ANALYSTS FRET OVER STATE OF INDUSTRY

NEW YORK -- The announcement last Wednesday by Safeway, Pleasanton, Calif., that it anticipated shortfalls in sales and earnings caused a decline in Safeway shares and those of other retail-food stocks at midweek -- a development securities analysts said may signal the beginning of a down cycle for the sector.through this kind of thing periodically; it's just the nature of the business," he explained.According

NEW YORK -- The announcement last Wednesday by Safeway, Pleasanton, Calif., that it anticipated shortfalls in sales and earnings caused a decline in Safeway shares and those of other retail-food stocks at midweek -- a development securities analysts said may signal the beginning of a down cycle for the sector.

through this kind of thing periodically; it's just the nature of the business," he explained.

According to Lisa Cartwright, an analyst with Salamon Smith Barney, New York, "This situation is permanent. Some companies' stock may bounce back a little bit, but I don't see any expansion of multiples for the group as long as conventional retailers are losing share to other channels."

Cartwright also noted that it doesn't inspire investor confidence when Wal-Mart, Costco and BJ's report double-digit, same-store sales increases while supermarkets report virtually flat comps.

Gary Giblen, senior vice president and director of research for C L King Associates, New York, said investors might turn to other defensive industries "if they perceive that supermarkets are no longer a safe haven."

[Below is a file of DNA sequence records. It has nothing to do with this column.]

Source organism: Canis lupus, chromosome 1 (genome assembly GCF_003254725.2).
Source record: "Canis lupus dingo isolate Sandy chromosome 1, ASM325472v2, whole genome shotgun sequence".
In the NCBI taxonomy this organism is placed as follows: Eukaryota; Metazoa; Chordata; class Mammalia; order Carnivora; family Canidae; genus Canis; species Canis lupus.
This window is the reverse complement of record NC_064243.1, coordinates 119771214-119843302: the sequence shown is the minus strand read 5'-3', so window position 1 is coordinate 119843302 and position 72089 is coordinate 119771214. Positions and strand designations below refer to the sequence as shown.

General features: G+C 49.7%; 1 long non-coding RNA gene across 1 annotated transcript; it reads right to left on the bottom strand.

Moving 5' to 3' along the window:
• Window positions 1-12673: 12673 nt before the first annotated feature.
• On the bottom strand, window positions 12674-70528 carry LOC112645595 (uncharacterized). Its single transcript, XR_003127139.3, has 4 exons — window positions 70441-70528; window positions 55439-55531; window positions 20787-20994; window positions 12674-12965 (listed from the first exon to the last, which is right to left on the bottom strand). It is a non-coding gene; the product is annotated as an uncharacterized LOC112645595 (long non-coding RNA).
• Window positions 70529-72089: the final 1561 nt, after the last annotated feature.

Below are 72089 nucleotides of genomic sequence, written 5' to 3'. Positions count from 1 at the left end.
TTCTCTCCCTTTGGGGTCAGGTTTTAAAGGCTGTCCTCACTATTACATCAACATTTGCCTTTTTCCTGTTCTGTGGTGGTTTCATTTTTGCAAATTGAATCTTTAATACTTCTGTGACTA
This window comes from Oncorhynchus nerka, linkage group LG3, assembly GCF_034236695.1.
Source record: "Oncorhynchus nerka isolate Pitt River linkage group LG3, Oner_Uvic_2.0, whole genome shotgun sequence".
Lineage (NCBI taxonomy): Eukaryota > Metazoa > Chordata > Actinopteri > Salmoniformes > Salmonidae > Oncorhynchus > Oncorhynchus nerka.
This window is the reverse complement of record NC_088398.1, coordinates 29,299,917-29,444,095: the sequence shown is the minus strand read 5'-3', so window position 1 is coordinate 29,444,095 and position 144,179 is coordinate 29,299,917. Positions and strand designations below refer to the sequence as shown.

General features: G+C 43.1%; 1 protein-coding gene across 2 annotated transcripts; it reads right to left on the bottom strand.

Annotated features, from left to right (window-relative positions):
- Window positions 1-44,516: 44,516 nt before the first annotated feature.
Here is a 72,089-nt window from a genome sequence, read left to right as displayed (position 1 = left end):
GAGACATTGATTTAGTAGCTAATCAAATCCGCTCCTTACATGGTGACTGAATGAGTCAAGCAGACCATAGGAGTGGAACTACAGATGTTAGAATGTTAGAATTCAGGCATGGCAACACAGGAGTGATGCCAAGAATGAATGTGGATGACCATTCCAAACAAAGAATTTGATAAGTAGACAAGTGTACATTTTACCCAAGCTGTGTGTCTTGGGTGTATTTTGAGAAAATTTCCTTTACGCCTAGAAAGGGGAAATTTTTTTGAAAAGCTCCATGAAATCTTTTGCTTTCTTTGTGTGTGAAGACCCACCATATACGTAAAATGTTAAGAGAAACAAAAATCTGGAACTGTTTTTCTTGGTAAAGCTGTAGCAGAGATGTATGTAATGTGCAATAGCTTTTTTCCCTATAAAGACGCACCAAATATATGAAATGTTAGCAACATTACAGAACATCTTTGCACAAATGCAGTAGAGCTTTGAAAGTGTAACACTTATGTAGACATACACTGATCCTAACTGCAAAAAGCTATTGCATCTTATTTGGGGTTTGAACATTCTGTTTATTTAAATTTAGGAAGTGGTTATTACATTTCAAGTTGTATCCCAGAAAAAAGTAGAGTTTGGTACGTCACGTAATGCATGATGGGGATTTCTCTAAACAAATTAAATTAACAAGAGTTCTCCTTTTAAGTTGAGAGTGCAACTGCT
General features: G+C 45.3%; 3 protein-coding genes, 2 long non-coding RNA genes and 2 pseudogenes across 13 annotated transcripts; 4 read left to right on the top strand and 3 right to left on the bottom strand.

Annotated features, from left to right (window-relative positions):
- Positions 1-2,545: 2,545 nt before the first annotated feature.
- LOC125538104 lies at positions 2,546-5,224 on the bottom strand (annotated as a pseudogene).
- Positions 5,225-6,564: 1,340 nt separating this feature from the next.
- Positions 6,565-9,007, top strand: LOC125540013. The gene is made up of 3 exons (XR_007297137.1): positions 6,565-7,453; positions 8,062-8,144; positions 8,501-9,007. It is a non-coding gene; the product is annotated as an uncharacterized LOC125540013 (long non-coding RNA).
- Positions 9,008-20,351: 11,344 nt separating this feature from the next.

Safeway's announcement last week prompted Kroger Co. and Albertson's to issue statements to reassure investors that Safeway's problems did not reflect their own.

Cincinnati-based Kroger said it expects earnings per share for the first quarter ended May 25 to exceed consensus estimates of 44 cents per share, excluding onetime items. It also said it expects identical food store sales, excluding fuel, to be "slightly positive." Kroger said it plans to report first-quarter results on June 25.

Boise, Idaho-based Albertson's reaffirmed its second-quarter earnings outlook of 53 cents per share before special charges, a 13% increase, and $2.31 per share for the fiscal year, a 12% increase.

Jonathan Ziegler, Santa Barbara, Calif.-based managing director for Deutsche Banc Alex. Brown, New York, said he expects food stocks to bounce back as prices decline. "For Safeway, the downdraft will unravel and you'll probably get a 'dead cat' bounce, but the announcements by Kroger and Albertson's will probably help those stocks," he told SN.

Safeway shares fell 15% last Wednesday to close at $31.76; Kroger shares fell 6.1% to $19.07, and shares of Winn-Dixie, Jacksonville, Fla., fell nearly 4% to $17.64.

It was a bad day for two other retail food stocks, with Albertson's shares dropping 4.7% to $30.50 following a report by Mark Husson, a securities analyst with Merrill Lynch here, that Albertson's valuation could falter unless it boosts food sales; and A&P shares falling 6.1% to $19.07 on news that filing of its annual report would be delayed indefinitely while the company continues an internal investigation of its accounting principles. The report, which had been postponed from May 24, was expected to be released June 8.